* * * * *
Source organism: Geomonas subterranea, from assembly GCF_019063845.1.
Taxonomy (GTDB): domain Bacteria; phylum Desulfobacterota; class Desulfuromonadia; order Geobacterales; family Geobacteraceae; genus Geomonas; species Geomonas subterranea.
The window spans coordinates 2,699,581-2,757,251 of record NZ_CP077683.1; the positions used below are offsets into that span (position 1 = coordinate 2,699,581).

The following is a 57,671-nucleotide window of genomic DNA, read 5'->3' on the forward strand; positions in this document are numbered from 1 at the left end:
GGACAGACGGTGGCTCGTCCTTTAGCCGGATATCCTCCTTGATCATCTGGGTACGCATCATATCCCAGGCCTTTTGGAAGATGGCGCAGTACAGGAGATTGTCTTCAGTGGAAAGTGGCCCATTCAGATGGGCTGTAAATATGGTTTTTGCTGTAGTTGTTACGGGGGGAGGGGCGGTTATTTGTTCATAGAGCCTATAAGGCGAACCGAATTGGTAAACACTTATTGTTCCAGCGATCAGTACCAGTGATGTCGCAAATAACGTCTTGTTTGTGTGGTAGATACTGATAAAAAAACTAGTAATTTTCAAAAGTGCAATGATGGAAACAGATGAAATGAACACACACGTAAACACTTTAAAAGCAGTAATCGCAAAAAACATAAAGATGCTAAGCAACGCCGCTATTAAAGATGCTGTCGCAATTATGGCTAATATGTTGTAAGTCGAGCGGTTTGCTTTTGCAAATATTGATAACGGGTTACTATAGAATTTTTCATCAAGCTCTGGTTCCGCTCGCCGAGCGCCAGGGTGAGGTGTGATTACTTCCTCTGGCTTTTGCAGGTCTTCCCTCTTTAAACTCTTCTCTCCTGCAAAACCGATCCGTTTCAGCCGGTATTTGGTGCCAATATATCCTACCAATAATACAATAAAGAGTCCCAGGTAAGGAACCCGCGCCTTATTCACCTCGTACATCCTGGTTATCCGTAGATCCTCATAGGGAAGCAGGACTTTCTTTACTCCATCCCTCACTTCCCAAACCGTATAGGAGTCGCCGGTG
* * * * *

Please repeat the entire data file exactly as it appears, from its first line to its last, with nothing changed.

Source organism: Geomonas subterranea, from assembly GCF_019063845.1.
Taxonomy (GTDB): domain Bacteria; phylum Desulfobacterota; class Desulfuromonadia; order Geobacterales; family Geobacteraceae; genus Geomonas; species Geomonas subterranea.
The window spans coordinates 2,699,581-2,757,251 of record NZ_CP077683.1; the positions used below are offsets into that span (position 1 = coordinate 2,699,581).

The following is a 57,671-nucleotide window of genomic DNA, read 5'->3' on the forward strand; positions in this document are numbered from 1 at the left end:
GGACAGACGGTGGCTCGTCCTTTAGCCGGATATCCTCCTTGATCATCTGGGTACGCATCATATCCCAGGCCTTTTGGAAGATGGCGCAGTACAGGAGATTGTCTTCAGTGGAAAGTGGCCCATTCAGATGGGCTGTAAATATGGTTTTTGCTGTAGTTGTTACGGGGGGAGGGGCGGTTATTTGTTCATAGAGCCTATAAGGCGAACCGAATTGGTAAACACTTATTGTTCCAGCGATCAGTACCAGTGATGTCGCAAATAACGTCTTGTTTGTGTGGTAGATACTGATAAAAAAACTAGTAATTTTCAAAAGTGCAATGATGGAAACAGATGAAATGAACACACACGTAAACACTTTAAAAGCAGTAATCGCAAAAAACATAAAGATGCTAAGCAACGCCGCTATTAAAGATGCTGTCGCAATTATGGCTAATATGTTGTAAGTCGAGCGGTTTGCTTTTGCAAATATTGATAACGGGTTACTATAGAATTTTTCATCAAGCTCTGGTTCCGCTCGCCGAGCGCCAGGGTGAGGTGTGATTACTTCCTCTGGCTTTTGCAGGTCTTCCCTCTTTAAACTCTTCTCTCCTGCAAAACCGATCCGTTTCAGCCGGTATTTGGTGCCAATATATCCTACCAATAATACAATAAAGAGTCCCAGGTAAGGAACCCGCGCCTTATTCACCTCGTACATCCTGGTTATCCGTAGATCCTCATAGGGAAGCAGGACTTTCTTTACTCCATCCCTCACTTCCCAAACCGTATAGGAGTCGCCGGTG